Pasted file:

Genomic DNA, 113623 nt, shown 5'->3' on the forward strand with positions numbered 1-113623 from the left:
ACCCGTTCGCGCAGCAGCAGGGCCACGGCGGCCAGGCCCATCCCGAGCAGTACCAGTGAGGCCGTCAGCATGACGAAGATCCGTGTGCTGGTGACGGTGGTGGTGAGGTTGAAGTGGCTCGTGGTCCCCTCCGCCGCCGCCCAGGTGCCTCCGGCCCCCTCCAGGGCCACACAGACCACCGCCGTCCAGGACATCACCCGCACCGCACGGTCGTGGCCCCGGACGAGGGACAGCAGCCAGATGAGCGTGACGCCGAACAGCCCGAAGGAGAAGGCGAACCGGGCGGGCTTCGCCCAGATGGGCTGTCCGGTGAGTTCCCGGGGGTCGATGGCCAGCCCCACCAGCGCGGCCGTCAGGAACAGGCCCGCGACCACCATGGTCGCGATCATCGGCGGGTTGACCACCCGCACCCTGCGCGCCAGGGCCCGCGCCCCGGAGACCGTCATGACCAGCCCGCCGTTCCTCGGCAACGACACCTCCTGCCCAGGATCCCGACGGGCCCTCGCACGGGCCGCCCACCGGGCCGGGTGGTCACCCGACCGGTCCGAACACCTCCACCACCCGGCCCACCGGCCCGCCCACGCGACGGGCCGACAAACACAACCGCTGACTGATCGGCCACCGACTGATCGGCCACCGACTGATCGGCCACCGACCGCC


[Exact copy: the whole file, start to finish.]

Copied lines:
Genomic DNA, 113623 nt, shown 5'->3' on the forward strand with positions numbered 1-113623 from the left:
ACCCGTTCGCGCAGCAGCAGGGCCACGGCGGCCAGGCCCATCCCGAGCAGTACCAGTGAGGCCGTCAGCATGACGAAGATCCGTGTGCTGGTGACGGTGGTGGTGAGGTTGAAGTGGCTCGTGGTCCCCTCCGCCGCCGCCCAGGTGCCTCCGGCCCCCTCCAGGGCCACACAGACCACCGCCGTCCAGGACATCACCCGCACCGCACGGTCGTGGCCCCGGACGAGGGACAGCAGCCAGATGAGCGTGACGCCGAACAGCCCGAAGGAGAAGGCGAACCGGGCGGGCTTCGCCCAGATGGGCTGTCCGGTGAGTTCCCGGGGGTCGATGGCCAGCCCCACCAGCGCGGCCGTCAGGAACAGGCCCGCGACCACCATGGTCGCGATCATCGGCGGGTTGACCACCCGCACCCTGCGCGCCAGGGCCCGCGCCCCGGAGACCGTCATGACCAGCCCGCCGTTCCTCGGCAACGACACCTCCTGCCCAGGATCCCGACGGGCCCTCGCACGGGCCGCCCACCGGGCCGGGTGGTCACCCGACCGGTCCGAACACCTCCACCACCCGGCCCACCGGCCCGCCCACGCGACGGGCCGACAAACACAACCGCTGACTGATCGGCCACCGACTGATCGGCCACCGACTGATCGGCCACCGACCGCC